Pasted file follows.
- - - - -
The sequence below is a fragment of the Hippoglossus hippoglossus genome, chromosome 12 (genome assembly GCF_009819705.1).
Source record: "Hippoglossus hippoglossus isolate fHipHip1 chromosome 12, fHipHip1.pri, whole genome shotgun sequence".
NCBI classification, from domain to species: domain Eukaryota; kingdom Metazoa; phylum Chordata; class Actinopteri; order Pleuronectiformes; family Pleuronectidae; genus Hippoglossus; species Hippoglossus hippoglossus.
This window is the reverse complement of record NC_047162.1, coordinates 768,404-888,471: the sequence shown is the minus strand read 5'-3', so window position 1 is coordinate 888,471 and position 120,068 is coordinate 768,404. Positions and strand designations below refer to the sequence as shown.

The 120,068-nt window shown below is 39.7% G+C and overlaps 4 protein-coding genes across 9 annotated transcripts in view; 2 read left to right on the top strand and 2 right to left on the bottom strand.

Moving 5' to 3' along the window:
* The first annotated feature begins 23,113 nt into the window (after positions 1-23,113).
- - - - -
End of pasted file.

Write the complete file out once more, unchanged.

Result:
The sequence below is a fragment of the Hippoglossus hippoglossus genome, chromosome 12 (genome assembly GCF_009819705.1).
Source record: "Hippoglossus hippoglossus isolate fHipHip1 chromosome 12, fHipHip1.pri, whole genome shotgun sequence".
NCBI classification, from domain to species: domain Eukaryota; kingdom Metazoa; phylum Chordata; class Actinopteri; order Pleuronectiformes; family Pleuronectidae; genus Hippoglossus; species Hippoglossus hippoglossus.
This window is the reverse complement of record NC_047162.1, coordinates 768,404-888,471: the sequence shown is the minus strand read 5'-3', so window position 1 is coordinate 888,471 and position 120,068 is coordinate 768,404. Positions and strand designations below refer to the sequence as shown.

The 120,068-nt window shown below is 39.7% G+C and overlaps 4 protein-coding genes across 9 annotated transcripts in view; 2 read left to right on the top strand and 2 right to left on the bottom strand.

Moving 5' to 3' along the window:
* The first annotated feature begins 23,113 nt into the window (after positions 1-23,113).